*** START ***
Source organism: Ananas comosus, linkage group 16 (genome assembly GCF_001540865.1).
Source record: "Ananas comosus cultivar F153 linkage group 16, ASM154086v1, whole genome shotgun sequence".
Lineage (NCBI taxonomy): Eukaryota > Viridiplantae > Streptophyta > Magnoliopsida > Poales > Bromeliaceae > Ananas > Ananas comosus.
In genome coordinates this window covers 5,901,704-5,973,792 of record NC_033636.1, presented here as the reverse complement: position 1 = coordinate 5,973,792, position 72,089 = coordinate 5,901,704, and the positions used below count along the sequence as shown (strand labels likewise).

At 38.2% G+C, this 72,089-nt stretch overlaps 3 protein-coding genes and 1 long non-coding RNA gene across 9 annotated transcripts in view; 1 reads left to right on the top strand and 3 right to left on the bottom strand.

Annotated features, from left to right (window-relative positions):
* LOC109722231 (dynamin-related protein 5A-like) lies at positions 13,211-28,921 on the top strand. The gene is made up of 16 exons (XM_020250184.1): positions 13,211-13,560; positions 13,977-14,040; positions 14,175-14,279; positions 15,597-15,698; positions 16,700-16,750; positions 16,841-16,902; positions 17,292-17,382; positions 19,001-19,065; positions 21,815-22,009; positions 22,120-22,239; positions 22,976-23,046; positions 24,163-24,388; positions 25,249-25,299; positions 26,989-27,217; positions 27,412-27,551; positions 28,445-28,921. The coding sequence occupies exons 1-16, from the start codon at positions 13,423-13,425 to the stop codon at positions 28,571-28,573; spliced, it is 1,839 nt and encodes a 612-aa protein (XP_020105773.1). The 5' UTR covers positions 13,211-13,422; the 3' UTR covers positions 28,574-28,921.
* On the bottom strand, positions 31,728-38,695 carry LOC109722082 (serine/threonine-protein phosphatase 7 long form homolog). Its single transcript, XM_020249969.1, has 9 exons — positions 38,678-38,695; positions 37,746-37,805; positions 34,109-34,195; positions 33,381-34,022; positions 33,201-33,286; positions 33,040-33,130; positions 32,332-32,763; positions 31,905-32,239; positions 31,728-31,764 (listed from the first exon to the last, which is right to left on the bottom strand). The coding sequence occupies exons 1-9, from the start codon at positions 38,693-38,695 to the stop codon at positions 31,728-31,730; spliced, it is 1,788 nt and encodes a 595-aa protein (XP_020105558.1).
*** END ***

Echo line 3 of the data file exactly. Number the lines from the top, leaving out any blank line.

Lineage (NCBI taxonomy): Eukaryota > Viridiplantae > Streptophyta > Magnoliopsida > Poales > Bromeliaceae > Ananas > Ananas comosus.